Judges are some of the most intelligent and rational people, and they are expected to give judicial rulings based solely on laws and facts, and yet even a seemingly inconsequential and extraneous factor as making too many decisions in a row that should have no relevance on legal decisions denied freedom or shorter prison terms even to those who were deserving.
“Clutter is the physical manifestations of unmade decisions fueled by procrastination.” Christina Scalise
Few people are aware of decision fatigue and the effects on their psyche. If bad calls when deciding can happen to the best and brightest through no fault of their own, it can happen to any of us.
Here are some of the ways decision fatigue can get to you:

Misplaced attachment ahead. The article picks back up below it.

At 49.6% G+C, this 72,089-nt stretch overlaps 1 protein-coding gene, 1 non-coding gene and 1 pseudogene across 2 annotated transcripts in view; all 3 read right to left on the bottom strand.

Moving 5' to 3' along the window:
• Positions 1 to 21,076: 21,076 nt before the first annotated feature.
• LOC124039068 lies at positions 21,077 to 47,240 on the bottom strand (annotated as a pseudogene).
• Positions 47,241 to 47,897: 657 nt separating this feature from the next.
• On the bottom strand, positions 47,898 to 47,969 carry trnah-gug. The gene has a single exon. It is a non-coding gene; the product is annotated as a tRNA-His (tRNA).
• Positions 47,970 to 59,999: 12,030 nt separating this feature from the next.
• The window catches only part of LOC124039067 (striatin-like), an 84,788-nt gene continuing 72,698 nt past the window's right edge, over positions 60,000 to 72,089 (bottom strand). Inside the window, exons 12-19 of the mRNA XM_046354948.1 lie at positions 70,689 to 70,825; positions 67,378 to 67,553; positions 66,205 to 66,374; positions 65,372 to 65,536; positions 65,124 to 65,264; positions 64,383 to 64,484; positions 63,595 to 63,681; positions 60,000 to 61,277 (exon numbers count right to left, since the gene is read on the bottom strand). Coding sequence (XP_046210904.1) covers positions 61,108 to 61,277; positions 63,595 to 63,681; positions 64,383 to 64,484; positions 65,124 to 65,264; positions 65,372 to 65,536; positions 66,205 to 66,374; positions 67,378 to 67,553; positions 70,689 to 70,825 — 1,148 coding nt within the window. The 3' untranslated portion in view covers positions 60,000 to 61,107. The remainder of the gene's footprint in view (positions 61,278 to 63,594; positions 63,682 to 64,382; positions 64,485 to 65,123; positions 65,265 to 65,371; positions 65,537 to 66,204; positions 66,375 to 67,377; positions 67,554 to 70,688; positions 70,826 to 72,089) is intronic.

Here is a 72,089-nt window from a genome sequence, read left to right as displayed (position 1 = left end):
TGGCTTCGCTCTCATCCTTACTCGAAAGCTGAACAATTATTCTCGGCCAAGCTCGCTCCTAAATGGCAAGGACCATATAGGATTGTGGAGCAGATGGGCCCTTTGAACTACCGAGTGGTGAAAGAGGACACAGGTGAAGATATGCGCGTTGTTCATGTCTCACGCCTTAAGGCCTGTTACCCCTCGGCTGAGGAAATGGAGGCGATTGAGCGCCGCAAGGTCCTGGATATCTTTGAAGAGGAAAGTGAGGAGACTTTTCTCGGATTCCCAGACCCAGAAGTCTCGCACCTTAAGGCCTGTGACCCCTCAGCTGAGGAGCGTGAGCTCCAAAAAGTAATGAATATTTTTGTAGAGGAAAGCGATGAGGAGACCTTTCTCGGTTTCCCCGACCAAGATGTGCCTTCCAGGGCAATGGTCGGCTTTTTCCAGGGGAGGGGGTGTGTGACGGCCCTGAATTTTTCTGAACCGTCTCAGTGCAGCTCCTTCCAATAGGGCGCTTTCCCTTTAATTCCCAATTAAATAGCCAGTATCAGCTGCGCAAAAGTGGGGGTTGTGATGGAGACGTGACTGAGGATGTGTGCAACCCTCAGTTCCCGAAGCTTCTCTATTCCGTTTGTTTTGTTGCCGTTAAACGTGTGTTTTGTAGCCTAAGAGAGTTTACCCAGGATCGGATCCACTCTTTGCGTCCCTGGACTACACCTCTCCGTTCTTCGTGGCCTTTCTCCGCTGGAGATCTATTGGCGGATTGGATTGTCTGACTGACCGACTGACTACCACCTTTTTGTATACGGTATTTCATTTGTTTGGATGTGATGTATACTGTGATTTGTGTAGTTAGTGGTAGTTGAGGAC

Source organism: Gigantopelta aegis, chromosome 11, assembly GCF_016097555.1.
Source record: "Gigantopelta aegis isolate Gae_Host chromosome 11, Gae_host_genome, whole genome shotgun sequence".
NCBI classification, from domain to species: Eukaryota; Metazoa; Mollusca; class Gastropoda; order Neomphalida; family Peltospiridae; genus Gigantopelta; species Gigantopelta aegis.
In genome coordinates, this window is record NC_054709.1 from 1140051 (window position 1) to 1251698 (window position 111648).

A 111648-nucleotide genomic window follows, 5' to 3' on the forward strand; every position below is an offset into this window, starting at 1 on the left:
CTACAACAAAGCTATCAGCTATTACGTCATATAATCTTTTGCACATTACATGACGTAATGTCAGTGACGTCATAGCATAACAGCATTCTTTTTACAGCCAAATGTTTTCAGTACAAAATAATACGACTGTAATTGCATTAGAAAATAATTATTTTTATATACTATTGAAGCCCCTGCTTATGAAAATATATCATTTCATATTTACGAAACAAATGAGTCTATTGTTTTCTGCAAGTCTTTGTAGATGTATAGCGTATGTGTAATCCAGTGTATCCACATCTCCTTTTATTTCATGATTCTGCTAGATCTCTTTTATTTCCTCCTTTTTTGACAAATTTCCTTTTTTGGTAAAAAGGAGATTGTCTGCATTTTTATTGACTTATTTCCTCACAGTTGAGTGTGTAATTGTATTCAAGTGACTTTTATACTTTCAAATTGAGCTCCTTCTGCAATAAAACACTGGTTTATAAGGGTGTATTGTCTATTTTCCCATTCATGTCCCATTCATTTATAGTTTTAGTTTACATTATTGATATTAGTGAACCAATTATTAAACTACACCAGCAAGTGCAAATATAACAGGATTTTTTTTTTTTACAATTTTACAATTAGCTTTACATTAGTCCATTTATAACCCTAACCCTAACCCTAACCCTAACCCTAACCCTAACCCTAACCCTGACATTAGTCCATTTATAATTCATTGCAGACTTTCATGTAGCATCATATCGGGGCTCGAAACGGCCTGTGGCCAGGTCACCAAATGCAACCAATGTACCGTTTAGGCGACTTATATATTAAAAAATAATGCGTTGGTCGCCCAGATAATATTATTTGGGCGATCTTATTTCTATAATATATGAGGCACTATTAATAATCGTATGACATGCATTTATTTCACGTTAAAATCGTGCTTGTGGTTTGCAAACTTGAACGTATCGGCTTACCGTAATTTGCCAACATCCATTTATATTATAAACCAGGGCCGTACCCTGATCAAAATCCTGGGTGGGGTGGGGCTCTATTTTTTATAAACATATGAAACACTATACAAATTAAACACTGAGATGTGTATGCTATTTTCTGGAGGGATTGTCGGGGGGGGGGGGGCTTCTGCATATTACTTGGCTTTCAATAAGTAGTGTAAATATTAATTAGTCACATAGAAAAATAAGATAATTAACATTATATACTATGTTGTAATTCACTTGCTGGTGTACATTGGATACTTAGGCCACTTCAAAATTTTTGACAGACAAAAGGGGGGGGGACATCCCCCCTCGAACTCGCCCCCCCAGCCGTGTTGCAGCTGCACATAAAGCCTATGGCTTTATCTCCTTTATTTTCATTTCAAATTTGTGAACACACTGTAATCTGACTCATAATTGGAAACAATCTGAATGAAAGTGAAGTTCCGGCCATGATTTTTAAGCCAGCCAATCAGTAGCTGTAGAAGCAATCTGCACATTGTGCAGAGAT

An average adult makes around 35,000 choices every day, ranging from banal to exciting, and an average of 227 decisions on food alone. Hundreds, if not thousands of decisions are made on clothes and money. Now that is a cognitively demanding task for the human grey matter.
This is especially of importance to people who either negotiate for a living or are in key positions within organizations. Many successful people figured out an effective way to maximize brain power, and that is by reducing the number of decisions they have to make. No wonder they simplify their routines by wearing the same thing every day, like Mark Zuckerberg, Steve Jobs, and Barack Obama. They save every ounce of their brainpower for critical decisions, and they understand that being bogged down by choices of clothes is not in their best interest.